World Directory of Minorities and Indigenous Peoples - Russian Federation : Udmurts
|Publisher||Minority Rights Group International|
|Cite as||Minority Rights Group International, World Directory of Minorities and Indigenous Peoples - Russian Federation : Udmurts, 2008, available at: http://www.refworld.org/docid/49749cb537.html [accessed 27 November 2015]|
According to the 2002 national census, there are 636,906 Udmurts in the Russian Federation. Udmurts are linguistically and culturally close to Komi and Komi-Permyaks and share similar shamanist-animist beliefs with Maris. Their language belongs to the Permian branch of the Finno-Ugric language family. Most Udmurts live in the Udmurt Republic (pop. 1,570,316: Udmurts 29.3 per cent, Russians 60.1 per cent, Tatars 7 per cent; others 3.6 per cent) and Tatarstan, Mari-El, Bashkortostan, Kirov and Perm oblasts.
Originally established as an AO (Votsk) in November 1920, Udmurtia became an ASSR in December 1934. It declared sovereignty in September 1990. The nationalist Demen Society of Udmurt Culture has pressed for the establishment of Udmurt as the official language. Russian is spoken by a sizeable percentage of the population. In 1992 the Supreme Soviet of the republic failed to elect a president because none of the candidates spoke Udmurt fluently.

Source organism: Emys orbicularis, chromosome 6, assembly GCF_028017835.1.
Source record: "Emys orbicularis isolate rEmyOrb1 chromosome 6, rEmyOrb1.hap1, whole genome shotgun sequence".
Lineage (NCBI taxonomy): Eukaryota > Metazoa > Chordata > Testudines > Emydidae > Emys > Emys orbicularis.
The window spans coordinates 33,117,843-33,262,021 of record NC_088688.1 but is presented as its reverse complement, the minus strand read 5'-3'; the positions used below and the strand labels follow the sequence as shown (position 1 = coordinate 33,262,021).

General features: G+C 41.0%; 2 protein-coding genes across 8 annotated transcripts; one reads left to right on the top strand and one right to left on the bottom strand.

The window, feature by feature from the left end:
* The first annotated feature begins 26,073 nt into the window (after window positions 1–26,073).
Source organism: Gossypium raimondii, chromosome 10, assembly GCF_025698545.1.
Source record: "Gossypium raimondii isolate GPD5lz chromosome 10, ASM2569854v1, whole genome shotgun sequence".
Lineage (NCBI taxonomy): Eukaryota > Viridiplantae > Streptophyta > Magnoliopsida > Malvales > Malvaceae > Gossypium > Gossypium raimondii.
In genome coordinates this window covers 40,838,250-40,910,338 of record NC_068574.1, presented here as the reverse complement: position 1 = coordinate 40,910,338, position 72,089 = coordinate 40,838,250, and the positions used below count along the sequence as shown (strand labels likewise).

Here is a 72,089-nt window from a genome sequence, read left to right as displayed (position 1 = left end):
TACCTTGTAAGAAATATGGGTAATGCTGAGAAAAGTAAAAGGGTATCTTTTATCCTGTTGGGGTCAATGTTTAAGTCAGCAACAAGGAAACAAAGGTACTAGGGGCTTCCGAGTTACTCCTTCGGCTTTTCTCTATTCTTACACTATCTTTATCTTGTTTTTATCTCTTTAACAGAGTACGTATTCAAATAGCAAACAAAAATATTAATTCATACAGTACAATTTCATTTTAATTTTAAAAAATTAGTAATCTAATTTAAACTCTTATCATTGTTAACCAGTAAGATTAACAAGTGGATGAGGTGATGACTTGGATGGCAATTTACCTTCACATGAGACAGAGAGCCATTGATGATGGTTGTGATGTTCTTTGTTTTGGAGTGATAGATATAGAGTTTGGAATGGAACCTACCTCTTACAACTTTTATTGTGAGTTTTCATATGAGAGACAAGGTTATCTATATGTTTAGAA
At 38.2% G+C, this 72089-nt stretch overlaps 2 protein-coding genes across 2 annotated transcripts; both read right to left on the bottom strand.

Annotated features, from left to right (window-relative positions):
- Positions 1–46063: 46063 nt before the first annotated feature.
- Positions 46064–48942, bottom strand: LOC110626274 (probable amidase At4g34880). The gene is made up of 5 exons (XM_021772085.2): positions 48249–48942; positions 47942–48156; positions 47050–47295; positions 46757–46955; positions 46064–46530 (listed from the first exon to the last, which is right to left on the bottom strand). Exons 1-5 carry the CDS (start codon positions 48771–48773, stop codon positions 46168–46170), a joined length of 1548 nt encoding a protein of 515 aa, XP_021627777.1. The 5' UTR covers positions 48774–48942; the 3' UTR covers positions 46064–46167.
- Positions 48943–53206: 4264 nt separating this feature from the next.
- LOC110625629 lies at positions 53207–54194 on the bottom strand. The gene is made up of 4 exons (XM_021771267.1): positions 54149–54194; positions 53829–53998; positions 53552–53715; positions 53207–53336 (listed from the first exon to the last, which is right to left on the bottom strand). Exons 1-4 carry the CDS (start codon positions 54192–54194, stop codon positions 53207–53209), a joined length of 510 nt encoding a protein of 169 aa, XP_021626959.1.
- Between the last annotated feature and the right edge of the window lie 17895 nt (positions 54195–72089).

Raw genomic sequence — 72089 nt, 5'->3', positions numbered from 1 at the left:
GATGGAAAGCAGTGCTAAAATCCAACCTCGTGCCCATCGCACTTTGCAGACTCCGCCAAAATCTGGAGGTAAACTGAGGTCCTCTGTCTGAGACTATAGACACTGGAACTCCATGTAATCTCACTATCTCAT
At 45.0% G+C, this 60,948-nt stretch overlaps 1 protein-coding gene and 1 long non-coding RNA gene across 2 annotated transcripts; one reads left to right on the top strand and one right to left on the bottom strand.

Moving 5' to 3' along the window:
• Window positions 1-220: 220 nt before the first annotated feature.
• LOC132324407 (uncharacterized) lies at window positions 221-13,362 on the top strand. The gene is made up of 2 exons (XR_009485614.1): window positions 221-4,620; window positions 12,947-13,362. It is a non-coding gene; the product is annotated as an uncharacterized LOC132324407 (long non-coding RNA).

In November 1992 the First World Congress of Finno-Ugrian peoples took place in the Komi Republic. Delegates called for self-determination for all indigenous peoples and national minorities and condemned 'Russian imperialism'. The Second Congress of Finno-Ugric Peoples was held in July 1995 to demand new rights, including property rights in their traditional areas of settlement and language privileges.
Securing Udmurt-medium tuition is a concern for ethnic Udmurts in the republic. In August 2005 a letter was sent by a parents' collective to the Parliamentary Assembly of the Council of Europe to protest the failure of republican authorities to provide Udmurt-medium education. Parents expressed concern that a school building made available for Udmurt pupils in the republican capital Izhevsk was too remote.